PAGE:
PHÆNOMENA, OR APPEARANCES.
That the circumjovial planets, by radii drawn to Jupiters centre, describe areas proportional to the times of description; and that their periodic times, the fixed stars being at rest, are in the sesquiplicate proportion of their distances from its centre.
This we know from astronomical observations. For the orbits of these planets differ but insensibly from circles concentric to Jupiter; and their motions in those circles are found to be uniform. And all astronomers agree that their periodic orbits are in the sesquiplicate proportion of the semi-diameters of their orbits; and so it manifestly appears from the following table.
The periodic times of the satellites of Jupiter.
The distances of the satellites from Jupiters centre.
Mr. Pound has determined, by the help of excellent micrometers, the diameters of Jupiter and the elongation of its satellites after the following manner. The greatest heliocentric elongation of the fourth satellite from Jupiter's centre, as taken with a micrometer in a 15 feet telescope, and at the mean distance of Jupiter from the earth was found about 816". The elongation of the third satellite was taken with a micrometer in a telescope of 123 ft, and at the same distance of Jupiter from the earth found 442". The greatest elongations of the other satellites, at the same distance of Jupiter from the earth, are found from the periodic times to be 256" 47", and 151"6".
The diameter of Jupiter taken with the micrometer in a 123 feet telescope several times, and reduced to Jupiter's mean distance from the earth, proved always less than 40", never less than 38", generally 39". This diameter in shorter telescopes is 40", or 41"; for Jupiter's light is a little dilated by the unequal refrangibility of the rays, and this dilatation bears a less ratio to the diameter of Jupiter in the longer and more perfect telescopes than in those which are shorter and less perfect. The times in which two satellites, the first and the third, passed over Jupiter's body, were observed, from the beginning of the ingress to the beginning of the egress, and from the complete, ingress to the complete egress, with the long telescope. And from the transit of the first satellite, the diameter of Jupiter at its mean distance from the earth forth 37 1/8" and from the transit of the third 37 3/8". There was observed also the time in which the shadow of the first satellite passed over Jupiter's body, and thence the diameter of Jupiter at its mean distance from the earth came out about 37". Let us suppose its diameter to be 37 ¼" very nearly, and then the greatest elongations of the first, second, third, and fourth satellite will be respectively equal to 5,965, 9,494, 15,141, and 26,63 semi-diameters of Jupiter.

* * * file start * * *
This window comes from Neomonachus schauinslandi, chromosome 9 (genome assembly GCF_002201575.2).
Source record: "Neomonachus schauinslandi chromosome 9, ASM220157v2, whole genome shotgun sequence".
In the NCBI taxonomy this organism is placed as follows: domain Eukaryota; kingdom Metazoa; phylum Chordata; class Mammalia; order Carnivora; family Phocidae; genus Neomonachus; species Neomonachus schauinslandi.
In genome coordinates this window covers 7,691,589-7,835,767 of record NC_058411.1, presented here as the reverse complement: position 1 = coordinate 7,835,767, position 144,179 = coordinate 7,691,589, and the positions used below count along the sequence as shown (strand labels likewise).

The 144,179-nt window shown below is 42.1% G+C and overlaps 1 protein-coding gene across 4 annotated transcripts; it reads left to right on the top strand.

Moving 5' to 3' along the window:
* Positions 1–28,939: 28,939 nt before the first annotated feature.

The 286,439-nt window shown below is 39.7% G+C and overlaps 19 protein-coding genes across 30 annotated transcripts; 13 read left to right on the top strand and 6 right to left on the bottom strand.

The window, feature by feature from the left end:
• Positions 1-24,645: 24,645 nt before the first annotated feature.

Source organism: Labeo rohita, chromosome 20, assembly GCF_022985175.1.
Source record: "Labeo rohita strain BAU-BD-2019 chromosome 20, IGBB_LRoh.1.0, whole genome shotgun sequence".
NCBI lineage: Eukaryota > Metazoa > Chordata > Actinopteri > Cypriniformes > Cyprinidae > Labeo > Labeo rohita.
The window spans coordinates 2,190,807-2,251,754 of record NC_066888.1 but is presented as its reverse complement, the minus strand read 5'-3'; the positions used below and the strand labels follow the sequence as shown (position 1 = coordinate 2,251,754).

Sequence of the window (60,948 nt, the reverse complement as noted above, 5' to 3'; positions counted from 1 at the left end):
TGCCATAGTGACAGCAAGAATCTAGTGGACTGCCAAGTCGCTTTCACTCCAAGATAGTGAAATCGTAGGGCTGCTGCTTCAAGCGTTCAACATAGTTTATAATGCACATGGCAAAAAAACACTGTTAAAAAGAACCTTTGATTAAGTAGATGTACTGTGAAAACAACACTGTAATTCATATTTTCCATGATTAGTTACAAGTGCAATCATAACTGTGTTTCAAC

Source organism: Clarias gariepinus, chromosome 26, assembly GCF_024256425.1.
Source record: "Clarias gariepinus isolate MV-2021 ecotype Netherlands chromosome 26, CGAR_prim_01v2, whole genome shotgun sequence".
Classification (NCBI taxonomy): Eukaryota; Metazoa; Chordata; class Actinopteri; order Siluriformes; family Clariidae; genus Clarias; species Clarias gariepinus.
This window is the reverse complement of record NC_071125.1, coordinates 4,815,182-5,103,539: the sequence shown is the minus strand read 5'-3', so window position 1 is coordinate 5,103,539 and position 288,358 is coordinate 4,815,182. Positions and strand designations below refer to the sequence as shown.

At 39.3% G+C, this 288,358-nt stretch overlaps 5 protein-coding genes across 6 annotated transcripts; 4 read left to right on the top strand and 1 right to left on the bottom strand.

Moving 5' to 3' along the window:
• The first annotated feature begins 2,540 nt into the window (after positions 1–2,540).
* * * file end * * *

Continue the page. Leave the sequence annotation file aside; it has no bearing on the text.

That the circumsaturnal planets, by radii drawn to Saturns centre, describe areas proportional to the times of description; and that their periodic times, the fixed stars being at rest, are in the sesquiplicate proportion of their distances from its centre.
For, as Cassini from his own observations has, determined; their distances from Saturn's centre and their periodic times are as follow.
The periodic times of the satellites of Saturn.
The distances of the satellites from Saturns centre, in semi-diameters of its ring.
The greatest elongation of the fourth satellite from Saturns centre is commonly determined from the observations to be eight of those semi-diameters very nearly. But the greatest elongation of this satellite from Saturn's centre, when taken with an excellent micrometer in Mr. Huygens telescope of 123 feet, appeared to be eight semi-diameters and 7/10 of a semi-diameter. And from this observation and the periodic times the distances of the satellites from Saturns centre in semi-diameters of the ring are 2,1. 2,69. 3,75. 8,7. and 25,35. The diameter of Saturn observed in the same telescope was found to be to the diameter of the ring as 3 to 7; and the diameter of the ring, May 28-29, 1719, was found to be 43"; and the diameter of the ring, and thence the diameter of the ring when Saturn is at its mean distance from the earth is 42", and the diameter of Saturn 18". These things appear so in very long and excellent telescopes, because in such telescopes the apparent magnitudes of the heavenly bodies bear a greater proportion to the dilatation of light in the extremities of those bodies than in shorter telescopes. If we, then, reject all the spurious light, the diameter of Saturn will not amount to more than 16".